President Donald Trump is downplaying the chances of reaching a bipartisan two-year agreement to escape billions of dollars in spending reductions.
The president tweeted Thursday evening: “House Democrats want to negotiate a $2 TRILLION spending increase but can’t even pass their own plan. We can’t afford it anyway, and it’s not happening!”
Politico noted House Democrats failed this week to gain support to pass a bill that would ward off $126 billion in spending cuts in the fiscal that starts on October 1 and cuts for the following fiscal year.
The Trump administration maintains it would lead to nearly $2 trillion in spending increases over 10 years, according to Politico.
Meanwhile, White House economic adviser Larry Kudlow warned that Trump might initiate a budget sequester and allow about $125 billion in cuts for both defense and non-defense spending if Congress does not agree to his 2020 budget.
Source: NewsMax Politics
Considering her qualified apologies following repeated statements in evidence of such a viewpoint, Rep. Ilhan Omar, D-Minn., is likely anti-Semitic.
But I do not believe she is being judged fairly for her recent remarks on the Sept. 11 terrorist attacks. As the video below shows, Omar told a gathering of the Council on American-Islamic Relations that CAIR was founded after the terrorist attacks “because [CAIR] recognized some people did something and all of us were starting to lose access to our civil liberties.”
Ilhan Omar mentions 9/11 and does not consider it a terrorist attack on the USA by terrorists, instead she refers to it as “Some people did something”, then she goes on to justify the establishment of a terrorist organization (CAIR) on US soil. pic.twitter.com/ixP3BJfqxS
— Imam Mohamad Tawhidi (@Imamofpeace) April 9, 2019
Many observers are now criticizing Omar. They say her words diminish the 2,977 victims who died on 9/11, and the significance of that day in American history. But I suspect Omar’s intent was not malicious or derisory. Rather, I believe Omar was attempting to draw divergence between her Islamic faith and the al Qaeda fanatics who carried out the 9/11 attacks. When she says that “some people” did it, she meant “some people who are not us” or “not like us,” referring to herself and peaceful, mainstream adherents of Islam in the U.S.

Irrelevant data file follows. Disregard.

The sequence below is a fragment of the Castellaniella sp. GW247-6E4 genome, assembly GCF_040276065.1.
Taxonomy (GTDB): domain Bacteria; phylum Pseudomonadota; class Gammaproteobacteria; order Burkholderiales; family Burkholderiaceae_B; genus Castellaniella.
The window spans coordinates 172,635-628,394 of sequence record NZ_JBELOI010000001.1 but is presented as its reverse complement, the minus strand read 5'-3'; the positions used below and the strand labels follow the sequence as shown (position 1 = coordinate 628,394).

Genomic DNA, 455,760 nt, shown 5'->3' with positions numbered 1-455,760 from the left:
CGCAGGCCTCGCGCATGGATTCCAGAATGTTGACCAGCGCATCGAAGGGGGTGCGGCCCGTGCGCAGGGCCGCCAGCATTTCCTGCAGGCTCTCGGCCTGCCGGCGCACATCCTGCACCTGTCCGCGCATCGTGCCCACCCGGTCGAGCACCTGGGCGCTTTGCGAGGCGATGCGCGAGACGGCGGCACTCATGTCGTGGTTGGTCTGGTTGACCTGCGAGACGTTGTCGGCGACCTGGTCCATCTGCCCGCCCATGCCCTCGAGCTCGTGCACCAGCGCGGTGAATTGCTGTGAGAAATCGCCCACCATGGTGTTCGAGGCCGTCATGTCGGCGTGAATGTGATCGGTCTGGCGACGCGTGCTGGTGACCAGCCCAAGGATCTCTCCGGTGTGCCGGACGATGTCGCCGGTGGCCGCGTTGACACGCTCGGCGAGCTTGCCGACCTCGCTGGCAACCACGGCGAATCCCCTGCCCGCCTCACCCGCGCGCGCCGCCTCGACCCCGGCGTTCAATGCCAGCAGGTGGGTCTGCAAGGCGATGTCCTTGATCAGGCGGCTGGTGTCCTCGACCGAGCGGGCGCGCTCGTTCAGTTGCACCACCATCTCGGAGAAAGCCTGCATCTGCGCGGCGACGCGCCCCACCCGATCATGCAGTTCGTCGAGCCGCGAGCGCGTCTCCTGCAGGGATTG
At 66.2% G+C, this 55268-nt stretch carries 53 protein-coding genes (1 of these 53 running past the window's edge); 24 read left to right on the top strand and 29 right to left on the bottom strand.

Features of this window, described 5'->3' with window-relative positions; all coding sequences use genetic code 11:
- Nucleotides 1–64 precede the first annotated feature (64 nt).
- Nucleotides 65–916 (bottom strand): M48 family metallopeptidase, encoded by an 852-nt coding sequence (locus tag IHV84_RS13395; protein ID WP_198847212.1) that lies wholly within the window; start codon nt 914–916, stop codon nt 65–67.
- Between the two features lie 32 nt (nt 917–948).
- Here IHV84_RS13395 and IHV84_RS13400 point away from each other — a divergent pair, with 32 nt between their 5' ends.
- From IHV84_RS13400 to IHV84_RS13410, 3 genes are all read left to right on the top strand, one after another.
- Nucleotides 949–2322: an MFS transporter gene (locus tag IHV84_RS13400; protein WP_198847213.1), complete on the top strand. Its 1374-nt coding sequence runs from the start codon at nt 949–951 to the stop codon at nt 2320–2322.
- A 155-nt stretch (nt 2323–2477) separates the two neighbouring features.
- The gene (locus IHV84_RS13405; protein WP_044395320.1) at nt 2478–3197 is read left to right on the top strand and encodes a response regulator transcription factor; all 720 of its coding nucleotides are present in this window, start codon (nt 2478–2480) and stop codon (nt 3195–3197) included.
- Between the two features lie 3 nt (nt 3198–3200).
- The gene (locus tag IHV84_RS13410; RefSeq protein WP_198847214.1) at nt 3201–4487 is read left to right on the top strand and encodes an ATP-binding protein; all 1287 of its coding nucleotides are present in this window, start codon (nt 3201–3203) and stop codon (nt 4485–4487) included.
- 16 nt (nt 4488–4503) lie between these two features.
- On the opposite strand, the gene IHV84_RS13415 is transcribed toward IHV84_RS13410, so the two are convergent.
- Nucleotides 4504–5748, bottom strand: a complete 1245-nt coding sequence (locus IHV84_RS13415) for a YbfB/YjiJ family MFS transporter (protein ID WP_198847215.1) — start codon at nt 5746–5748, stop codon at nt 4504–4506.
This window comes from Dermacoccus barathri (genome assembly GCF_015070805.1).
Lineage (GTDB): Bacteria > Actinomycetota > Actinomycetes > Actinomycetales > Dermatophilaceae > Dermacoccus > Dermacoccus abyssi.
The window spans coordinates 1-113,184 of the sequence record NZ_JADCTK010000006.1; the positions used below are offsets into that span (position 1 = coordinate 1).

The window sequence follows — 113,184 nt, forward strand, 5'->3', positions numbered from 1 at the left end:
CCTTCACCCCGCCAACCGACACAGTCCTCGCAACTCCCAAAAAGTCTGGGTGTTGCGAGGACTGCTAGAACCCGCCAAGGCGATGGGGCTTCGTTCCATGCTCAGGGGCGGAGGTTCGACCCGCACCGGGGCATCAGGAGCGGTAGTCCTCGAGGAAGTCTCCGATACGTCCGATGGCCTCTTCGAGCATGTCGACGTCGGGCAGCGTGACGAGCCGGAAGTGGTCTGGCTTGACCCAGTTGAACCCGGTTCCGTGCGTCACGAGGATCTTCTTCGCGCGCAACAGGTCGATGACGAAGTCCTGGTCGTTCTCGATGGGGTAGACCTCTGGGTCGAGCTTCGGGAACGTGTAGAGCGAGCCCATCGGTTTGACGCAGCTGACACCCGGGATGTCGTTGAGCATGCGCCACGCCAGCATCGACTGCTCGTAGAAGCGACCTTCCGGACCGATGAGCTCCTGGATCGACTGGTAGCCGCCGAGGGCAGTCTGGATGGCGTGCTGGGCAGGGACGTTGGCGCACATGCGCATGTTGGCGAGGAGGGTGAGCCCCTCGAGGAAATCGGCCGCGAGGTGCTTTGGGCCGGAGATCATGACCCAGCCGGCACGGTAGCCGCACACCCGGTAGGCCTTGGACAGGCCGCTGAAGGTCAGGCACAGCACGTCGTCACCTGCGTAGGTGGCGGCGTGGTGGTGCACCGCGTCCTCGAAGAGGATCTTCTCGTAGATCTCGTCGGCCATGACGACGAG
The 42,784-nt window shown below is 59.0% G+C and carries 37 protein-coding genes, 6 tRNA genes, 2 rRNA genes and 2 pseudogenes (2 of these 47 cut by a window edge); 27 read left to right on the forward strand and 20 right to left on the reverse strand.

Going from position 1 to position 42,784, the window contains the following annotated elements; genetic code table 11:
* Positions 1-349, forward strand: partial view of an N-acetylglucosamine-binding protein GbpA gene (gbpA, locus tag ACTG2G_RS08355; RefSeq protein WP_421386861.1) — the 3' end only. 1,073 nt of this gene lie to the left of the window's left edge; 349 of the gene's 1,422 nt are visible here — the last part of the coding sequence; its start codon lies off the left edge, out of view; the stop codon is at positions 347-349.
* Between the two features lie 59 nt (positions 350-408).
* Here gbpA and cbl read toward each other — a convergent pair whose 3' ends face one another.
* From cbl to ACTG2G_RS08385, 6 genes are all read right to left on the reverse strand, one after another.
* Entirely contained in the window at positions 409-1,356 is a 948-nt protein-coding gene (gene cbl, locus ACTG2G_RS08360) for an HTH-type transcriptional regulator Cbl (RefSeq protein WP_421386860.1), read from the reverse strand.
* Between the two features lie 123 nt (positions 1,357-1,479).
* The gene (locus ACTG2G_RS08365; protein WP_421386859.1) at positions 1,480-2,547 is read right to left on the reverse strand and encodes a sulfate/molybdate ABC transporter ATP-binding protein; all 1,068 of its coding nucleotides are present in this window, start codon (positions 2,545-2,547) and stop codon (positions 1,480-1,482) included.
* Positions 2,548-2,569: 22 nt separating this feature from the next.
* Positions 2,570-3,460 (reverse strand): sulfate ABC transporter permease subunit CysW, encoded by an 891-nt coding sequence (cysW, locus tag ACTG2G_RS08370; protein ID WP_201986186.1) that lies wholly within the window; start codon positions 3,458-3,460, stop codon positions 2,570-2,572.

Yes, Omar’s words were poorly chosen. And as my colleague Tiana Lowe aptly observes, Rep. Alexandria Ocasio-Cortez, D-N.Y., is utterly wrong to support Omar by challenging the patriotism of Rep. Dan Crenshaw, R-Texas. Crenshaw is a combat veteran of the fight against al Qaeda in Iraq. He has done a lot more to serve this nation than AOC, Omar, and just about every other member of Congress for that matter.
But I do not believe Omar’s words were designed to deride our fallen fellow citizens. The freshman congresswoman was drawing a positive application of “otherness” with regards to the ideological separation between American Muslims and al Qaeda. While it is true that al Qaeda are Islamic fanatics, it is also understandable why Omar would be frustrated at the damage that the 9/11 attacks did to American perceptions of her faith.
Many Muslims also died on 9/11, and that the vast majority of American Muslims are decent patriots. Maybe I’m wrong, but I think that was her key point: al Qaeda are not us, and their evil should not be used to collectively punish Muslims. You don’t have to approve of CAIR or Omar to appreciate the legitimacy of this idea.
Senate Majority Leader Mitch McConnell is declining to say whether he thinks his chamber would confirm Herman Cain to join the Federal Reserve board, casting doubt on the former Republican presidential candidate’s prospects should President Donald Trump advance him for the post.
Asked Thursday if a Cain nomination would face problems , McConnell, R-Ky., noted that successful nominees must pass background checks and have a likelihood of confirmation.
“And, as you know, some of my members have expressed concern about that nomination,” McConnell told reporters. “But as far as I know, it hasn’t been made yet.”